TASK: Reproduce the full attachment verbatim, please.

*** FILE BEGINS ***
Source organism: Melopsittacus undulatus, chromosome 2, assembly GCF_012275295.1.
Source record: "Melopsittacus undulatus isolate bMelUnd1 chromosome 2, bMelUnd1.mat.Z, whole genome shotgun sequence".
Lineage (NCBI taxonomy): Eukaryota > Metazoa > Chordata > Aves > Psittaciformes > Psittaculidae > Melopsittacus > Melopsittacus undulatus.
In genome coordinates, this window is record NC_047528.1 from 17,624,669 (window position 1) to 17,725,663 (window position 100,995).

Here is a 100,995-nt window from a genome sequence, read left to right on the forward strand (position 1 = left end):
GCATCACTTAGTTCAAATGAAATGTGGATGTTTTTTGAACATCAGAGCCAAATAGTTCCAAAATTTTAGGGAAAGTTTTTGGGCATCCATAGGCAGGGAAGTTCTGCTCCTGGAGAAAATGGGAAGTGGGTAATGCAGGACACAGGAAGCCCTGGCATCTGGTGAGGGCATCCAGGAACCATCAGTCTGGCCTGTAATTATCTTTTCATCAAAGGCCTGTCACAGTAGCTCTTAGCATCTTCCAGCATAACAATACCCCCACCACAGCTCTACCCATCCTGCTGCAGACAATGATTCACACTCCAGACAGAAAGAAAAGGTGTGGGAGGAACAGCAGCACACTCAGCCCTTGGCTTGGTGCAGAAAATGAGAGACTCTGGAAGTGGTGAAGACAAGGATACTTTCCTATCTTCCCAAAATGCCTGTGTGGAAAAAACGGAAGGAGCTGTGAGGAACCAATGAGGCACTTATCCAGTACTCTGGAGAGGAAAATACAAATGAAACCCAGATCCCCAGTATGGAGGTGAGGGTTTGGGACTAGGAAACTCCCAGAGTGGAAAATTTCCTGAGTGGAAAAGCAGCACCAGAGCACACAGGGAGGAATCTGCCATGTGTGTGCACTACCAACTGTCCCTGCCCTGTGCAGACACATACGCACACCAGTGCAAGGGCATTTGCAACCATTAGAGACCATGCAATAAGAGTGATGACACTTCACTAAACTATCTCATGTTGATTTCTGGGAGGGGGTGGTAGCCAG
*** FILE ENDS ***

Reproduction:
Source organism: Melopsittacus undulatus, chromosome 2, assembly GCF_012275295.1.
Source record: "Melopsittacus undulatus isolate bMelUnd1 chromosome 2, bMelUnd1.mat.Z, whole genome shotgun sequence".
Lineage (NCBI taxonomy): Eukaryota > Metazoa > Chordata > Aves > Psittaciformes > Psittaculidae > Melopsittacus > Melopsittacus undulatus.
In genome coordinates, this window is record NC_047528.1 from 17,624,669 (window position 1) to 17,725,663 (window position 100,995).

Here is a 100,995-nt window from a genome sequence, read left to right on the forward strand (position 1 = left end):
GCATCACTTAGTTCAAATGAAATGTGGATGTTTTTTGAACATCAGAGCCAAATAGTTCCAAAATTTTAGGGAAAGTTTTTGGGCATCCATAGGCAGGGAAGTTCTGCTCCTGGAGAAAATGGGAAGTGGGTAATGCAGGACACAGGAAGCCCTGGCATCTGGTGAGGGCATCCAGGAACCATCAGTCTGGCCTGTAATTATCTTTTCATCAAAGGCCTGTCACAGTAGCTCTTAGCATCTTCCAGCATAACAATACCCCCACCACAGCTCTACCCATCCTGCTGCAGACAATGATTCACACTCCAGACAGAAAGAAAAGGTGTGGGAGGAACAGCAGCACACTCAGCCCTTGGCTTGGTGCAGAAAATGAGAGACTCTGGAAGTGGTGAAGACAAGGATACTTTCCTATCTTCCCAAAATGCCTGTGTGGAAAAAACGGAAGGAGCTGTGAGGAACCAATGAGGCACTTATCCAGTACTCTGGAGAGGAAAATACAAATGAAACCCAGATCCCCAGTATGGAGGTGAGGGTTTGGGACTAGGAAACTCCCAGAGTGGAAAATTTCCTGAGTGGAAAAGCAGCACCAGAGCACACAGGGAGGAATCTGCCATGTGTGTGCACTACCAACTGTCCCTGCCCTGTGCAGACACATACGCACACCAGTGCAAGGGCATTTGCAACCATTAGAGACCATGCAATAAGAGTGATGACACTTCACTAAACTATCTCATGTTGATTTCTGGGAGGGGGTGGTAGCCAG